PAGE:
CARLSBAD, N.M. – The U.S. Department of Energy (DOE) has successfully completed cleanup of all Cold War legacy transuranic (TRU) waste at the Bettis Atomic Power Laboratory (BAPL) near Pittsburgh, Pa., permanently disposing of it at the Waste Isolation Pilot Plant (WIPP).
BAPL is the 20th site to be completely cleaned of legacy TRU waste. This milestone was achieved using approximately $640,000 of a $172 million investment from the American Recovery and Reinvestment Act to expedite legacy waste cleanup activities across the DOE complex. This summer, TRU waste cleanup was also completed at the Nuclear Radiation Development, LLC, a commercial facility that supported historic DOE missions near Grand Island, N.Y., and the Lawrence Berkeley National Laboratory in Berkeley, Calif.
"The Department of Energy has made incredible progress recently in reducing the nation’s nuclear waste footprint,” said Dave Huizenga, DOE’s Acting Assistant Secretary for Environmental Management. “Many of these goals were achieved ahead of schedule due to the Recovery Act investment.”
The TRU waste at BAPL was generated as part of the Naval Nuclear Propulsion Program, a joint U.S. Navy-DOE program responsible for the research, design, construction, operation and maintenance of U.S. nuclear-powered warships.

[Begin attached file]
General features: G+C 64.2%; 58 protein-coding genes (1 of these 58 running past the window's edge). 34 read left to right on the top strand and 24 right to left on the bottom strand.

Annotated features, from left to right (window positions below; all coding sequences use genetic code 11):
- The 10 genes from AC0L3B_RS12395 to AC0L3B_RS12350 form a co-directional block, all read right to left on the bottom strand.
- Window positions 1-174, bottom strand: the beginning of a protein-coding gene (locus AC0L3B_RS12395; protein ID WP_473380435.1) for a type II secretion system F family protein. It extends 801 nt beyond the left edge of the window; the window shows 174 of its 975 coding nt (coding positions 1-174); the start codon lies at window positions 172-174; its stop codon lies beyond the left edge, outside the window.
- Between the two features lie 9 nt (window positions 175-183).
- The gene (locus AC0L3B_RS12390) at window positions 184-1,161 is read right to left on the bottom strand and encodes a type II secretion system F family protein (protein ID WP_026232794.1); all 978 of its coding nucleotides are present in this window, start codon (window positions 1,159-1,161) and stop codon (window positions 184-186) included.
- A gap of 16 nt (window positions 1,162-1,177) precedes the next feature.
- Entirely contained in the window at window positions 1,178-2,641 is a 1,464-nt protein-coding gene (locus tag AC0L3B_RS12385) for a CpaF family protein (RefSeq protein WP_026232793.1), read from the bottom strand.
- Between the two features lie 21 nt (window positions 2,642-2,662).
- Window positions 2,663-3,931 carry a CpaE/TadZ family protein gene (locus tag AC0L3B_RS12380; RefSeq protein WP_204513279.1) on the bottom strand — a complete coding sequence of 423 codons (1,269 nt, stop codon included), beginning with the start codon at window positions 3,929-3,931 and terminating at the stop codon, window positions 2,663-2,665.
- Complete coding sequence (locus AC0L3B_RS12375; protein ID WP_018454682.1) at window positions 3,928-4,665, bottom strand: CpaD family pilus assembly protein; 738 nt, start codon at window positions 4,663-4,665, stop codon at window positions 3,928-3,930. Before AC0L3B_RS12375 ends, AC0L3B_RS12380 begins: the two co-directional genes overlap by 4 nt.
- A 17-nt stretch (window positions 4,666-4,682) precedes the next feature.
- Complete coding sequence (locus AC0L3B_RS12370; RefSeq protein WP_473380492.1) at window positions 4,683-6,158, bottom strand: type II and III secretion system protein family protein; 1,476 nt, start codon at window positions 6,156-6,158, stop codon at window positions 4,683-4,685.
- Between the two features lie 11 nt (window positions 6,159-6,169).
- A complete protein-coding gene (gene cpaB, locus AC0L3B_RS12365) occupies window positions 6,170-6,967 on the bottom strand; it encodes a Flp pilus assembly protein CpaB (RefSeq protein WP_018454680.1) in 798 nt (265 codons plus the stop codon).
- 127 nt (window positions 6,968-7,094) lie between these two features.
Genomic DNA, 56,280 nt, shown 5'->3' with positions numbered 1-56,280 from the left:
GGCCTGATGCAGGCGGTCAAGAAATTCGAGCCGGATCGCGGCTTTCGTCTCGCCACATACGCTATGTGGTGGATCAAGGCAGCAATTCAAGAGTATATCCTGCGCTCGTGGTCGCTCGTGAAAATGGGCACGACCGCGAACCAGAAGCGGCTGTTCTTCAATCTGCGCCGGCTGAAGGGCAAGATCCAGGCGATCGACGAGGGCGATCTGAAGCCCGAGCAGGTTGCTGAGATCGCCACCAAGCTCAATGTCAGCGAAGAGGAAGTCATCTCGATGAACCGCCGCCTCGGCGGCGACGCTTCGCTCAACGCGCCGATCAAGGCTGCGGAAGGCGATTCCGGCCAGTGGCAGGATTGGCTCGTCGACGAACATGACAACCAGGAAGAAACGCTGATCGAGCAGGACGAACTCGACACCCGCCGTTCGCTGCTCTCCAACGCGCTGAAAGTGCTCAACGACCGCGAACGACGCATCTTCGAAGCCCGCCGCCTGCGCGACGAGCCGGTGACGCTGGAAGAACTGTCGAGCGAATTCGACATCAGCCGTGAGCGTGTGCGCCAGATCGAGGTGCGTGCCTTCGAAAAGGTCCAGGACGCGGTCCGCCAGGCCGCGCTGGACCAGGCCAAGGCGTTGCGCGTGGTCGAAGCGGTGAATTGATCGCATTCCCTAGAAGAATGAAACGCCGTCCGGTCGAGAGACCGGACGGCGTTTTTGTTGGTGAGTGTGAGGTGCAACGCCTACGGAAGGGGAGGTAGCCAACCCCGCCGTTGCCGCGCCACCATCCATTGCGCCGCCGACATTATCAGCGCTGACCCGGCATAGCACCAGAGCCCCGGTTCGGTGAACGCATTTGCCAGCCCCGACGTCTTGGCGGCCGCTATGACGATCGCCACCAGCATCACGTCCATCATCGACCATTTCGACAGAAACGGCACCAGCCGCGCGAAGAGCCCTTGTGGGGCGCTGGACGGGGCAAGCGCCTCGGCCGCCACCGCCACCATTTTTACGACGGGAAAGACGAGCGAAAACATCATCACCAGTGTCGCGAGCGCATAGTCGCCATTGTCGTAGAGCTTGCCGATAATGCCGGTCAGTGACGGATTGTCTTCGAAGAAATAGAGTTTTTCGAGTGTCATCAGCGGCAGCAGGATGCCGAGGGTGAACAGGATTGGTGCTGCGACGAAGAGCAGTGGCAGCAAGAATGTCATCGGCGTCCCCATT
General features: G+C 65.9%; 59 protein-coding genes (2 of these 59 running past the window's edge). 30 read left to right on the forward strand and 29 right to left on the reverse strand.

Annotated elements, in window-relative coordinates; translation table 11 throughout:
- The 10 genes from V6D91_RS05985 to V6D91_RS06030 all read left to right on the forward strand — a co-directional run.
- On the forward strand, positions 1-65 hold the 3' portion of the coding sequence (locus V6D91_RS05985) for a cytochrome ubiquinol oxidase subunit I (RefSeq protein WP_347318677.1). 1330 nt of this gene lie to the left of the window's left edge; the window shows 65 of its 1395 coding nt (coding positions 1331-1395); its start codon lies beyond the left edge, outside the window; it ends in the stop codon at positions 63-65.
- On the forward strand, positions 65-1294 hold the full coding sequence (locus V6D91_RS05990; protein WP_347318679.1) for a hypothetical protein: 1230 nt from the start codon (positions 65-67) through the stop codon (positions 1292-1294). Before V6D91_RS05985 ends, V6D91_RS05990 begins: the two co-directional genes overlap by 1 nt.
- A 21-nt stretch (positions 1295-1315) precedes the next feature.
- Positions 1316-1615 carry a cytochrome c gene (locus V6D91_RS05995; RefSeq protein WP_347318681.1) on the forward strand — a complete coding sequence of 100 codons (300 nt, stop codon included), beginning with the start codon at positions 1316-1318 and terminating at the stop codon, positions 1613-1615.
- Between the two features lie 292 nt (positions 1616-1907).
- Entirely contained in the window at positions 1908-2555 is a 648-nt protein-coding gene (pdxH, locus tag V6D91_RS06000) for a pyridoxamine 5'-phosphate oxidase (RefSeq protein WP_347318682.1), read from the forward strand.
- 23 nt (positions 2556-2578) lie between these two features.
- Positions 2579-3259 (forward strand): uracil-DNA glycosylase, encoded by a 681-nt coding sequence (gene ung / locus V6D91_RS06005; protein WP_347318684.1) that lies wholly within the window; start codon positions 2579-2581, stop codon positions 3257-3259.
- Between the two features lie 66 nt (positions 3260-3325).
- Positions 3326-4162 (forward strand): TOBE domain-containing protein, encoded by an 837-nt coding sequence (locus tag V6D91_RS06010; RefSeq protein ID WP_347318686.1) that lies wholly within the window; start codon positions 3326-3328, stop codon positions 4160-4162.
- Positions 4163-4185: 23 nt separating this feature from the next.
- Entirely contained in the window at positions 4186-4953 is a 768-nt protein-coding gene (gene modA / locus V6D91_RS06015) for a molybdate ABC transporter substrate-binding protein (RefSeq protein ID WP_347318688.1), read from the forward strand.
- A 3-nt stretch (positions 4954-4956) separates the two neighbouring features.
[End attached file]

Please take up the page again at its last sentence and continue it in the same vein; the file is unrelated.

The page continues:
TRU waste consists of materials contaminated with radioactive elements that have atomic numbers greater than uranium, including tools, rags, protective clothing, sludge and soil. WIPP’s mission includes the safe disposal of two types of TRU waste, Contact-Handled (CH) and Remote-Handled (RH).
Fifteen 55-gallon drums of RH-TRU waste were removed from BAPL between Sept. 19 and 21 using RH-72B shipping packages, which can hold three 55-gallon drums. The last shipment of RH-TRU waste from BAPL arrived at WIPP on Sept. 23.
WIPP is a DOE facility designed to safely isolate defense-related TRU waste from people and the environment. Waste temporarily stored at sites around the country is shipped to WIPP and permanently disposed in rooms mined out of an ancient salt formation 2,150 feet below the surface. WIPP, which began waste disposal operations in 1999, is located 26 miles outside of Carlsbad, N.M.